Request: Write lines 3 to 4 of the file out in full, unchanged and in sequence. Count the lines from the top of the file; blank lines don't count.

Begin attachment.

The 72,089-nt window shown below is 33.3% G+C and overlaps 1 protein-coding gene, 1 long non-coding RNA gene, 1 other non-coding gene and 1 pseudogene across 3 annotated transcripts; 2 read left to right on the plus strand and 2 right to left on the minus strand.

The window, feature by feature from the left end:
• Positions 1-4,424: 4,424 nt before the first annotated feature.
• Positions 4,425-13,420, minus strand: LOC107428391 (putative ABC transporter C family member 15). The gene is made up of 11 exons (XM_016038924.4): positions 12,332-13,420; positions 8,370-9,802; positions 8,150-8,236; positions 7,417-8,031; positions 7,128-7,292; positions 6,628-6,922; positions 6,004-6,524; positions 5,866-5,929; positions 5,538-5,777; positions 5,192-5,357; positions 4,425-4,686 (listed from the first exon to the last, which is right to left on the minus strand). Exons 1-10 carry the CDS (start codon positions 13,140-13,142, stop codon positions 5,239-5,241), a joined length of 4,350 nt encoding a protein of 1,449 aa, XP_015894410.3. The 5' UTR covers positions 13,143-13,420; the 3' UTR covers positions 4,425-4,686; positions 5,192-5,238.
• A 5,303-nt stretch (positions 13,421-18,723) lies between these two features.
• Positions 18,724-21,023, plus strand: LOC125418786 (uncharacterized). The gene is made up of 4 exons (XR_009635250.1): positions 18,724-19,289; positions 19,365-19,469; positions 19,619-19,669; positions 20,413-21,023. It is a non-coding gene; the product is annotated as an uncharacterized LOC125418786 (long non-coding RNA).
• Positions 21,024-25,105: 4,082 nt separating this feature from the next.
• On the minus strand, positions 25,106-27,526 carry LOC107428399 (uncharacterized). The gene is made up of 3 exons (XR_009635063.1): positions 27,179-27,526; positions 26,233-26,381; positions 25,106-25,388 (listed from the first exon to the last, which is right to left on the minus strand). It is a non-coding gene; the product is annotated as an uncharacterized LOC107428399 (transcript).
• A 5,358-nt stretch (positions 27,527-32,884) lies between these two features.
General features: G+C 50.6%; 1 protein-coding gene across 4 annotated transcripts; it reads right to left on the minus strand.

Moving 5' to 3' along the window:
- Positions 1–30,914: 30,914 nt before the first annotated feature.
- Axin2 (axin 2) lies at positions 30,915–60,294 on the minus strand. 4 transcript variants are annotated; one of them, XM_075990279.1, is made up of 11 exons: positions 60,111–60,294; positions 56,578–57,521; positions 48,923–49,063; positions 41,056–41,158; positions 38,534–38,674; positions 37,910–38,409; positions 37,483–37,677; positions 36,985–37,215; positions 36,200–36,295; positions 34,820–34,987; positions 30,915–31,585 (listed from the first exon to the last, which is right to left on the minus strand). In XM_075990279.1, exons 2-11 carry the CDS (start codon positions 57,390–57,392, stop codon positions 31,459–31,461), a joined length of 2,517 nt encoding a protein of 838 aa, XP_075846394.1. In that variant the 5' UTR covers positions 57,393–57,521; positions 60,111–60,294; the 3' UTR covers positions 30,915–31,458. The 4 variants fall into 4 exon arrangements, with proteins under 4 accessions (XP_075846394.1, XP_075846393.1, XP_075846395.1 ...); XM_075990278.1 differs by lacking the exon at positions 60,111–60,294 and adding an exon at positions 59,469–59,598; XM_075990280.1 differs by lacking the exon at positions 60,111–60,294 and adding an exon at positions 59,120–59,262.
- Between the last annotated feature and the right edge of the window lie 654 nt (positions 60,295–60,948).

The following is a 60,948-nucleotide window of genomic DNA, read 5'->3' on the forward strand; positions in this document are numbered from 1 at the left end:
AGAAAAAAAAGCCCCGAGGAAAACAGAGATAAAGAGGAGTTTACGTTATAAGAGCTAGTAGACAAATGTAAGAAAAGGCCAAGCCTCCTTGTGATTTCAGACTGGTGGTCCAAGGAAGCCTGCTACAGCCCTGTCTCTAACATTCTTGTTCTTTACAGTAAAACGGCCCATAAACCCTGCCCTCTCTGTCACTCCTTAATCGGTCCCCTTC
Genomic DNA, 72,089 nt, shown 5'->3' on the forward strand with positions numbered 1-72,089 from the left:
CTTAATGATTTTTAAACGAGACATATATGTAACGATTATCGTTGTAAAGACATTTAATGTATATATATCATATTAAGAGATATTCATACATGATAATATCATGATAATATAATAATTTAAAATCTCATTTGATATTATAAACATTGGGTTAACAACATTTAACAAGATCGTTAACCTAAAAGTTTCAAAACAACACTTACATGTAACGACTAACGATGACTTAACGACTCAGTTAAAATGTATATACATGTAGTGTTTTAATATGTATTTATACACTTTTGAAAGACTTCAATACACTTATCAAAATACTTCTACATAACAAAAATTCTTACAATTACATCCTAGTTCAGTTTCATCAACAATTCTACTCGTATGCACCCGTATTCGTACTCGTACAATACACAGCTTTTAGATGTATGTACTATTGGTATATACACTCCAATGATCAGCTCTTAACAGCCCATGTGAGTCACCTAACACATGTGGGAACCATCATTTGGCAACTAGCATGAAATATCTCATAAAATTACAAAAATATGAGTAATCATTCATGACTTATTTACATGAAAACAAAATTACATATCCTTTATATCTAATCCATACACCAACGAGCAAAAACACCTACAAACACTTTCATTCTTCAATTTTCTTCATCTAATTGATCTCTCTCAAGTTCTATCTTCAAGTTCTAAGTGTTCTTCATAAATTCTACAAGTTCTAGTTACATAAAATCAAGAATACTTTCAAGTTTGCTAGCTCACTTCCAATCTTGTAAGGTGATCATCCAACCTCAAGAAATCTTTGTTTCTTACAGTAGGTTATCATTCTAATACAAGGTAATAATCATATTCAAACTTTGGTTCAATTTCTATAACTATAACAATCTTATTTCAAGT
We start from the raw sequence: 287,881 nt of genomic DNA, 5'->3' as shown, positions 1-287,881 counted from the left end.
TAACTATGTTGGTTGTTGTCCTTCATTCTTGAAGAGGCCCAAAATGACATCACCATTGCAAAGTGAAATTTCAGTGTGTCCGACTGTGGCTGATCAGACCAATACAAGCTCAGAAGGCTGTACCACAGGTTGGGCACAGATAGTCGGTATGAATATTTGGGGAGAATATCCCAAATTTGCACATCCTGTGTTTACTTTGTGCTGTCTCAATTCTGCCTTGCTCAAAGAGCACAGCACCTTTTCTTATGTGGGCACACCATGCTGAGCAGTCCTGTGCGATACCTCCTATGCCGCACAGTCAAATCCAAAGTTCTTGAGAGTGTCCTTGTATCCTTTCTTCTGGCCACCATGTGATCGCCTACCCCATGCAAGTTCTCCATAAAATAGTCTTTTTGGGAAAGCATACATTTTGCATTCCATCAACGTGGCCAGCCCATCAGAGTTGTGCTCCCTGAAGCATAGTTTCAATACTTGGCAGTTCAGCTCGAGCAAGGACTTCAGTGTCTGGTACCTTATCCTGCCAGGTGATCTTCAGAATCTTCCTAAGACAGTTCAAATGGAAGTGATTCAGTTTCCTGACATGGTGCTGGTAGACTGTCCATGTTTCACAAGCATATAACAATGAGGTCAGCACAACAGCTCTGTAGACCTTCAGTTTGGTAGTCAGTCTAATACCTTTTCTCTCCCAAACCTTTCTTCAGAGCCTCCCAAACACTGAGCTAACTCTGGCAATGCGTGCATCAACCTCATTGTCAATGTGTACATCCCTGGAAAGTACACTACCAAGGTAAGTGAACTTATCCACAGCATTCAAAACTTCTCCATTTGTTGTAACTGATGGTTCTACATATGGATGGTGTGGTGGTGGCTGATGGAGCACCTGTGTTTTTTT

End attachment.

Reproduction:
• Positions 1-4,424: 4,424 nt before the first annotated feature.
• Positions 4,425-13,420, minus strand: LOC107428391 (putative ABC transporter C family member 15). The gene is made up of 11 exons (XM_016038924.4): positions 12,332-13,420; positions 8,370-9,802; positions 8,150-8,236; positions 7,417-8,031; positions 7,128-7,292; positions 6,628-6,922; positions 6,004-6,524; positions 5,866-5,929; positions 5,538-5,777; positions 5,192-5,357; positions 4,425-4,686 (listed from the first exon to the last, which is right to left on the minus strand). Exons 1-10 carry the CDS (start codon positions 13,140-13,142, stop codon positions 5,239-5,241), a joined length of 4,350 nt encoding a protein of 1,449 aa, XP_015894410.3. The 5' UTR covers positions 13,143-13,420; the 3' UTR covers positions 4,425-4,686; positions 5,192-5,238.